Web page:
Blog Posts for Leadership

Shatter Some Glass

Posted by Molly Smith, Sep 07, 2018 0 comments

How can the arts empower other women to take leadership roles? When you find your passion, believe that no one can stop you. Search for adventure. The old adage—there are no small parts, only small actors. The American regional theater movement was founded by women—three women in three different cities across the country, Margo Jones (Dallas), Nina Vance (Houston), and Arena Stage’s Zelda Fichandler in Washington, DC. I am honored to have taken the helm of Zelda’s flagship. It’s important to remember that these women were at the forefront of an entire movement—while we struggle with gender parity among current directors of regional theaters, the movement itself owes everything to these three women. Any woman trying to burst forward should take strength from that. And remember and speak their names. We are here because they took action.

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Nonprofit Arts Women Rock

Posted by Ms. Mara Walker, Sep 04, 2018 0 comments

Throughout this fall, Americans for the Arts is curating a blog series featuring the voices of women in leadership roles at nonprofit arts organizations. It would be easy to say that we are holding this blog series because of the recent surge in the women’s movement, or because today women are still not paid as much as men for their work and deserve a spotlight, or because it would be sport to call out the men who have abused their power over women. The truth is, we simply felt it would be amazing to lend a microphone to these women to hear their perspectives about what it means to be a woman in an influential role in the arts today. It is our hope that through these blogs, other women will feel empowered to take on leadership roles and in turn encourage other women to do the same.

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Pre-Election Activities for Arts Organizations

Posted by Mr. Jay H. Dick, Aug 28, 2018 0 comments

Recently, I sat down with former Massachusetts Senate President Stan Rosenberg to talk about what arts organizations should be doing in preparation of the upcoming elections. Here are highlights of our conversation.

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Happy New School Year

Posted by Ms. Argy Nestor, Aug 22, 2018 0 comments

New beginnings are a good time to establish changes, take risks with new ideas, challenge the status quo, and support and celebrate your community of arts education and educators. Since it’s a new year I’d like you to consider two topics: Advocacy and Leadership. What is your role as an advocate for arts education? Who do you know that has taken a leadership role impacting the quality of arts education? What are you doing and saying as an arts educator or arts education advocate to support quality programs—and access to them—for every learner from our pre-school children through adults? How do you use your voice and share the story that motivates others to understand why arts education is essential for all learners?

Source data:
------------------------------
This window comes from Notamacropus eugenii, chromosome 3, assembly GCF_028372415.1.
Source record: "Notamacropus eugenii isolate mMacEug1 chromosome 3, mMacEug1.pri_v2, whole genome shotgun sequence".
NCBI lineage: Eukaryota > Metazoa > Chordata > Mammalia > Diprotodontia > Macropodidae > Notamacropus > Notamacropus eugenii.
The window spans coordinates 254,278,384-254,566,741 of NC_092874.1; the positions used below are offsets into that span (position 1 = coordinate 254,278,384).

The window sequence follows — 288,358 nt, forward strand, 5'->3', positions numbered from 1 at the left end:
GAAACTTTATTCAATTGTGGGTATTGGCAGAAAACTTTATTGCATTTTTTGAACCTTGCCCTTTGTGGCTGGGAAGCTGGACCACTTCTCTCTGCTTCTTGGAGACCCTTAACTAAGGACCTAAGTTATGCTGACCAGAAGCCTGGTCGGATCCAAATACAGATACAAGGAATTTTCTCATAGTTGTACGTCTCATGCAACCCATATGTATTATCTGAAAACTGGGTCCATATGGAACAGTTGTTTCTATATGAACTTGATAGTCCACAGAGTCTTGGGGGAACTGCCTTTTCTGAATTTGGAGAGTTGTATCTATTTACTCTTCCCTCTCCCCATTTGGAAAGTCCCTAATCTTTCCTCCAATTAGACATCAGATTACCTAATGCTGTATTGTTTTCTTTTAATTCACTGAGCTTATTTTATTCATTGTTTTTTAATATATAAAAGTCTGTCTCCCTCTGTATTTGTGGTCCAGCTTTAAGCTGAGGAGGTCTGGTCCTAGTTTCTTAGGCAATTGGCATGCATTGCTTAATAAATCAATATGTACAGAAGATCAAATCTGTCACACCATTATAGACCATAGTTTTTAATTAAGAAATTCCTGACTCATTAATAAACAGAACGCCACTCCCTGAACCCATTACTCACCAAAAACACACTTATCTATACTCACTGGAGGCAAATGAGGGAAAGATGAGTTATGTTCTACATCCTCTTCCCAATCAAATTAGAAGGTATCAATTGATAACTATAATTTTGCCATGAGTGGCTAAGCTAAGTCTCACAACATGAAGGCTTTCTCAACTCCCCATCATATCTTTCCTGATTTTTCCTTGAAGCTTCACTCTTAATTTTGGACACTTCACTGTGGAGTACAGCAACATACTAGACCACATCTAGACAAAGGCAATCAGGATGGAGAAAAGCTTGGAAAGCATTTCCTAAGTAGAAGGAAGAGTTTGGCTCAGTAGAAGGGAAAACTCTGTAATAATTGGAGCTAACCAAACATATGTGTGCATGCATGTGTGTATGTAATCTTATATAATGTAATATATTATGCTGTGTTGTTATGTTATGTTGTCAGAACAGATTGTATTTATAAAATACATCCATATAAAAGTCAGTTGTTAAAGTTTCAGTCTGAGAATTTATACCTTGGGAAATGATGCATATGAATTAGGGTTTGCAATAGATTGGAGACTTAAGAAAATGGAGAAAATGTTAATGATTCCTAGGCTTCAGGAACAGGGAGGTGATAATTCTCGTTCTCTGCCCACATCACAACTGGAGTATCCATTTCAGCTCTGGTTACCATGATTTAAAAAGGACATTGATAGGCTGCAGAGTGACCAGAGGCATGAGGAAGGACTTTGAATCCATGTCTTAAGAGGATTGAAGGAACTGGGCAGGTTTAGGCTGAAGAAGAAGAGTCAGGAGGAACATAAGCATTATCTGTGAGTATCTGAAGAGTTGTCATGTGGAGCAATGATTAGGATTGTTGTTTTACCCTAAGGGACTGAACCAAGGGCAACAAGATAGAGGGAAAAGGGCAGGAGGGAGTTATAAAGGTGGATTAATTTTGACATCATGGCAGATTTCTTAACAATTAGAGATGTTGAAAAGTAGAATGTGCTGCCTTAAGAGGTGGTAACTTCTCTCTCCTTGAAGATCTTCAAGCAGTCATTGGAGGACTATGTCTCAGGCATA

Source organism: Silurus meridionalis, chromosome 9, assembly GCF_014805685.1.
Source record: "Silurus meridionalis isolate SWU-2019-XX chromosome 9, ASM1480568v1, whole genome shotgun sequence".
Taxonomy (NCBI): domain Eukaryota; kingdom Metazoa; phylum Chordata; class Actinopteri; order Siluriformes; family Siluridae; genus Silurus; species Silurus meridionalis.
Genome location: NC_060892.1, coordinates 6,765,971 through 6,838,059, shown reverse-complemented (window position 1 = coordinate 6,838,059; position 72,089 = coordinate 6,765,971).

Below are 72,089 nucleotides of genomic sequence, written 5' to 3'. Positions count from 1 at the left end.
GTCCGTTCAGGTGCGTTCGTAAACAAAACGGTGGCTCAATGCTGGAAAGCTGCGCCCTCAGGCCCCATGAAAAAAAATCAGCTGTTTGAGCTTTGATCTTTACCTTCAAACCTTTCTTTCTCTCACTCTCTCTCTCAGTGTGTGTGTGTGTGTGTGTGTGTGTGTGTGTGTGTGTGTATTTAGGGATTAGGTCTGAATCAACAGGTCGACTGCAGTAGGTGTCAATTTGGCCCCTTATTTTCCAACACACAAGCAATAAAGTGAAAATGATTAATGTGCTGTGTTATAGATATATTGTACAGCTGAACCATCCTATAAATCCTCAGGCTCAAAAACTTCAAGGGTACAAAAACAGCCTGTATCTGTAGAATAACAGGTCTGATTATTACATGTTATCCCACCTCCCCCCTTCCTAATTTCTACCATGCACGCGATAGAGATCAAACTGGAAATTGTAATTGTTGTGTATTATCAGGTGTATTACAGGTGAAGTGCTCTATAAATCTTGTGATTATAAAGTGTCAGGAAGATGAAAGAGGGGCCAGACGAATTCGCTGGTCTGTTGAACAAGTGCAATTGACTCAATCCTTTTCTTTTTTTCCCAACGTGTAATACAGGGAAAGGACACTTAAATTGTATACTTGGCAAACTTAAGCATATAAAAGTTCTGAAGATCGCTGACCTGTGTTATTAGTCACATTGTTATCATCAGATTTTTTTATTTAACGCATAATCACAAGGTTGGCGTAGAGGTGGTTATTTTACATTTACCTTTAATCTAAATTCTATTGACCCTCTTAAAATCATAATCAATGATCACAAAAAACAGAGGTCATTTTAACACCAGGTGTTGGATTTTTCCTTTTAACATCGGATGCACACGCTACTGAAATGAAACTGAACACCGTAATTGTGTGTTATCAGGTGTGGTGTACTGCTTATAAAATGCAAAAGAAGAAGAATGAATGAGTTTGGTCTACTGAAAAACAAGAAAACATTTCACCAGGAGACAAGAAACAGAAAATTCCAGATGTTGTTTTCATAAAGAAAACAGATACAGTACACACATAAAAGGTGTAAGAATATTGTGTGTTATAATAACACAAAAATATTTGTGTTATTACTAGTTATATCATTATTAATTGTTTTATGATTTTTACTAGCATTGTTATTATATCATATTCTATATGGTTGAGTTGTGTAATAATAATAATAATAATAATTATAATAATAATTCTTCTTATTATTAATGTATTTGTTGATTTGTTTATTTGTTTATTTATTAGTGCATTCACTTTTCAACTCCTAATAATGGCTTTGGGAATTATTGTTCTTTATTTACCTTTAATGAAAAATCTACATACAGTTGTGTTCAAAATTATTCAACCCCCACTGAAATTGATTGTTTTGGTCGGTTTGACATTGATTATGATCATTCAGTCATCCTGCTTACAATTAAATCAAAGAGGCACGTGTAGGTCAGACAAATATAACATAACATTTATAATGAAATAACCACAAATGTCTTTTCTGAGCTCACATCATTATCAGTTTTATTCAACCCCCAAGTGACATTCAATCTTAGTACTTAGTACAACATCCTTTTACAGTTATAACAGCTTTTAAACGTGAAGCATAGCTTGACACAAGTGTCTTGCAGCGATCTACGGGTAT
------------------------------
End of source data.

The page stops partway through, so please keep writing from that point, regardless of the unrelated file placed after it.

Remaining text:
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Remembering to Celebrate the Victories: State Arts Action Network Members’ Advances for the Arts and Arts Education

Posted by Ms. Elisabeth Dorman, Jul 03, 2018 0 comments

First, I want to acknowledge that the past few months have been tough; it seems like anytime I refresh my web browser, there’s more bad news happening in our nation. Personally, I find some solace in the work that we as arts advocates do at the federal, state, and local levels in advancing the healing and transformative power of the arts and arts education. I think it’s important to remember the positive moments and for us to celebrate the victories that we as a field are achieving. In that spirit, I want to share with you a few stories about the current advocacy successes at the federal and state levels, spearheaded by the State Captains, State Arts Action Network (SAAN), and their states’ advocates.

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Presenting Historical Works of Art in the #MeToo Era

Posted by Jessica Stern, Ms. Danielle Iwata, Jun 13, 2018 0 comments

Recently, we saw a performance at the Met Opera of the classic Mozart opera Cosi Fan Tutti, restaged and mounted with a new production set in the 1950s. In the program, the director stated it was restaged so that it would be “[easier] to buy into the conceit” of the show. It was so real, in fact, that it was easy to draw comparisons to every man who has ever persistently ignored a woman’s denial and blamed rejection on the woman. So real, that when the women are literally saying they are frightened and terrified of the unwanted men sneaking into their rooms, it was easy to think of the hundreds of thousands of women who said #MeToo. As such, we began questioning the role of cultural institutions, particularly large and leading organizations to which others look for inspiration or leadership. What is their responsibility in reconciling classic works in modern times?

Americans for the Arts will continue this conversation at our upcoming Annual Convention in Denver, Colorado June 14-17, 2018, during the session “The Arts Community in the Time of the Women’s March and #MeToo.”

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